Religion is a massive con believed by the gullible. Emancipation comes when people discard beliefs in fairies, goblins and gods.
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I'm in Tauranga and have started cycling to work every day it's not raining. It's 20km to work and back, but that's all on the flat so it's easy going. The goal is 100km+ a week. I've learned that if you want your weekend days to last, go for a 15km ride first thing in the morning. By the time 2pm comes around it feels like it's 5.
How many children died from playing with one of these things compared to the bicycle, trampoline, skateboard or surfboard?
How can the submitter get this very simple fact wrong, and how can the approver of the submission let it slip by?
I reckon it means any content that is displayed on what would be typically called a television set. So watching Youtube on an AppleTV is stll "TV", but watching on demand services on a computer is not.
I agree. And to a large extent computer games fall into the same category.
Paying for the services you use is not ethical?
Being forced to pay for services I may not use, or in a manner that is not proportional to my use is not ethical. There are others ways of paying for services that don't involve compulsory confiscation.
Tax is not ethical. Legally avoiding it is not unethical.
In my opinion Voyager is by far the better of the Star Trek versions. Followed by DS9, then TNG. Voyager had a compelling stroyline from the start until the end. They had a purpose, and that gave all 7 series a linked and common plot. And Seven was hot.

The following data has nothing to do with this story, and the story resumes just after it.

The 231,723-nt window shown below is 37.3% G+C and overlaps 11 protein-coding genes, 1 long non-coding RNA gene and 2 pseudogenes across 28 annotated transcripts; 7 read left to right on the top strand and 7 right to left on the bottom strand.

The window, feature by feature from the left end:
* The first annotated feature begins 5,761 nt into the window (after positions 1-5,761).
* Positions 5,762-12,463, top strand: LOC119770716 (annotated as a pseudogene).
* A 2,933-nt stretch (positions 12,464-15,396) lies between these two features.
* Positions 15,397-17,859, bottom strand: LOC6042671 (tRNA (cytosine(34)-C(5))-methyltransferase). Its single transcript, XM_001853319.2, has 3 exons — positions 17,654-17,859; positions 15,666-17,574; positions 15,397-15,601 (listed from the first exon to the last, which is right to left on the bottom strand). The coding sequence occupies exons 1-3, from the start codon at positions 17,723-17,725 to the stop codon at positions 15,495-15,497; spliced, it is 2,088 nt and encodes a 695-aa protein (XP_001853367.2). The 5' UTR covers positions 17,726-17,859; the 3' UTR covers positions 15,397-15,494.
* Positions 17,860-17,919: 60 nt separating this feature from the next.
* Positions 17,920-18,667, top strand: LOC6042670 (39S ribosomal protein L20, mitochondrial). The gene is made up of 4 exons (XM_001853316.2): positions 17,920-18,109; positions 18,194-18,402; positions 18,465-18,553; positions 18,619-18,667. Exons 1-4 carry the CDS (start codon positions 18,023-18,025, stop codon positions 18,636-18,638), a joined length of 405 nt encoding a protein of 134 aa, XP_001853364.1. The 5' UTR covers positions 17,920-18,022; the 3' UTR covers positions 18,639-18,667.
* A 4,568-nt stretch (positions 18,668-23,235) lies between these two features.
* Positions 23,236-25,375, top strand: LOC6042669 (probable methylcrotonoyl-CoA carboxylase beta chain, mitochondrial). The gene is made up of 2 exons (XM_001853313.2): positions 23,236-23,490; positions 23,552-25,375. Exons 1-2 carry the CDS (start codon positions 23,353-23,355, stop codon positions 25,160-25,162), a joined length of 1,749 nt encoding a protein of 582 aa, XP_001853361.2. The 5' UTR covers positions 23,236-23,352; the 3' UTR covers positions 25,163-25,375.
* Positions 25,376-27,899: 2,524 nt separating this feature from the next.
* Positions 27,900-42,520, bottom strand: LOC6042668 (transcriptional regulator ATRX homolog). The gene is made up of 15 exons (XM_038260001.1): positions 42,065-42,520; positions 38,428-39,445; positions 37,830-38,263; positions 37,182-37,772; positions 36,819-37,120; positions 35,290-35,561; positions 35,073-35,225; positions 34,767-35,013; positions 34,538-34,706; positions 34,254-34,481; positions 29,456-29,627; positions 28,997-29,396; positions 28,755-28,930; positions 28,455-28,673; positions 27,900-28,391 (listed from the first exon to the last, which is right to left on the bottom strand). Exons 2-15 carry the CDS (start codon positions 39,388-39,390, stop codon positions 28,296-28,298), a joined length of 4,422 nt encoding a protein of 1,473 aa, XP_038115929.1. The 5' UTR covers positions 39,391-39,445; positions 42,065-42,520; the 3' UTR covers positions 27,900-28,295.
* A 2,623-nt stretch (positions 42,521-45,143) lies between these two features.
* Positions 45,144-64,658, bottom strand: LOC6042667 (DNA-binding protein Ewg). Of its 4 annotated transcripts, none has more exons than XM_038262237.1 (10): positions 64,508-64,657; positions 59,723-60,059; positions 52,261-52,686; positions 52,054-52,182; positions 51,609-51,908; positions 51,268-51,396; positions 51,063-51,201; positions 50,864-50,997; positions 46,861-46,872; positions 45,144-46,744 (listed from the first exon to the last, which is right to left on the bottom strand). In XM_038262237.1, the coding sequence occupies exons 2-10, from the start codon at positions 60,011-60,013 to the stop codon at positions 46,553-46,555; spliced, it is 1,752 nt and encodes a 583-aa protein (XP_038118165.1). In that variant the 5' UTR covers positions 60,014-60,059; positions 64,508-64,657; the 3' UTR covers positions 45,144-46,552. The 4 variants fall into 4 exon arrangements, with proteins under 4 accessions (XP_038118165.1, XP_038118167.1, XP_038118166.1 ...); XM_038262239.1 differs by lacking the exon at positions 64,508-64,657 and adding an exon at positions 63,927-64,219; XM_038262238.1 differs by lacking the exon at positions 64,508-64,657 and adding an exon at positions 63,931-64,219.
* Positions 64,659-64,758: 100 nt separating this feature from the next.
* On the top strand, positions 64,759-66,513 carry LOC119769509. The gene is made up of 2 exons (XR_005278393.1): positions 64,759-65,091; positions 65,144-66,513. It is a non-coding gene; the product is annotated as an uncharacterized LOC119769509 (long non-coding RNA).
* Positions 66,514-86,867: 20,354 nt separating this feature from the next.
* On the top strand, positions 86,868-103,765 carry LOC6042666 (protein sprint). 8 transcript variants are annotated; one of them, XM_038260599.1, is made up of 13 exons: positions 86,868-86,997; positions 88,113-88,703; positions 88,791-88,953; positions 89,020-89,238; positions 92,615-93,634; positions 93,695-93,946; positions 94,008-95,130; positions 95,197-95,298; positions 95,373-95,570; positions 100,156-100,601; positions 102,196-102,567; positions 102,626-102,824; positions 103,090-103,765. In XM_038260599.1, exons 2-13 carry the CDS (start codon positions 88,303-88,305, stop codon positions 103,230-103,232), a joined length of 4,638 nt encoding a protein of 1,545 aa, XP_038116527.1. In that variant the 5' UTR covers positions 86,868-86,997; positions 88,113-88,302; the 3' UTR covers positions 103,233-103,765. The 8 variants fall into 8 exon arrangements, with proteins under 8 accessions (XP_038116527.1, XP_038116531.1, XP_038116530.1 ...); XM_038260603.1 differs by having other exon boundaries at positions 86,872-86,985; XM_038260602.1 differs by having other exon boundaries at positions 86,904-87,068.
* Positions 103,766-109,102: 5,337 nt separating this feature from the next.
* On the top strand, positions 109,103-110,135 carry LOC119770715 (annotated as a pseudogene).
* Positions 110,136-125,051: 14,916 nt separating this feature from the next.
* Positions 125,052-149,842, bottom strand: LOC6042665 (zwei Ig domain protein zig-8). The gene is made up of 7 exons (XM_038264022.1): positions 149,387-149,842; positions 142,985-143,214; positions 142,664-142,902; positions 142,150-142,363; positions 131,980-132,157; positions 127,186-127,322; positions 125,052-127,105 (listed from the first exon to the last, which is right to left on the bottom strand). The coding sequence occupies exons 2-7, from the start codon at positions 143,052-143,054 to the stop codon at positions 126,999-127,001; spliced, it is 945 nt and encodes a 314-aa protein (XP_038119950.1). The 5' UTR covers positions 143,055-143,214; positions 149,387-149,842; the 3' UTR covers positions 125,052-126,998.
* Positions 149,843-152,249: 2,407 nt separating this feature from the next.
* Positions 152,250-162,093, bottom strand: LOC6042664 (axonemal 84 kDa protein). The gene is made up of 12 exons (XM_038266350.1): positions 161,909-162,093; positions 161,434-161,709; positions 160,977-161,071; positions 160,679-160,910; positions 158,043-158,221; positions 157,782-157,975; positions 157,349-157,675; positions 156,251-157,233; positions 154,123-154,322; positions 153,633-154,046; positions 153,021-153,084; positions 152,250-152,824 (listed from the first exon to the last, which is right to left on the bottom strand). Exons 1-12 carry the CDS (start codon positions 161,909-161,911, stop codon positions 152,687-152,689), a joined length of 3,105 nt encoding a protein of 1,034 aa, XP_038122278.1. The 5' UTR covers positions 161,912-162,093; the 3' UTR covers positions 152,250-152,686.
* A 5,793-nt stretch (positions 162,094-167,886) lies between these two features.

Often the word "to" is too short.
Content is content, whether it is published or not. I am arguing that people don't have an abitrary right to someone else's content.
If I make a movie and charge someone to watch it, and offer them some form of time based encryption keys and special software to allow them to watch it, have I published my content? Does someone else have a fundamental right to watch that content? I say that they don't.
If someone can find a way to record or copy it, then good for them, it's my fault for not having a strong enough protection mechanism. They are using their own property to make a copy. The only way to content producers can sop this is to technically prevent copying. That's like trying to stop water from flowing downhill.
But I do. If you sing a song, I have a fundamental right, my unalienable right to free speech, to sing that same song. Just because you sung it first doesn't mean shit. You do not have a fundamental, unalienable right to shut me up. I'm not depriving you of life, liberty or property. You have no right to use force (your own or through the government) to squash my right to free speech.
I have personal property rights, to use my property the way I see fit (as long as such use does not trespass upon the fundamental rights of another). I own a copy machine, a personal computer. If you write a book and release it, I have a right to use my copy machine to copy it. Same with a movie, or a song, or any damn thing I please. It's my copy machine, and you do not have a right to come smash it up or prevent me from using it.
You're arguing my case - what you've just said is exactly the way I see it too. Which is why I disagree with very concept of copyright. Copyright limits what people can do with their own property, and I don't believe the state should have the power or authority to place such limits.
Content is content. My point is that one person doesn't have a right to the content created by someone else unless that someone else gives them permission.
You have no right to the content in my daily journal, or the diary of someone else. That's my content and theirs. Claiming that a movie or song is "culture" is laughable. I've not stated that content is "property" - they're your words. But if I produce content of some kind that does not give to a right to view/hear/read it.
You make it sound like you have a fundamental right to content someone else produces. You don't.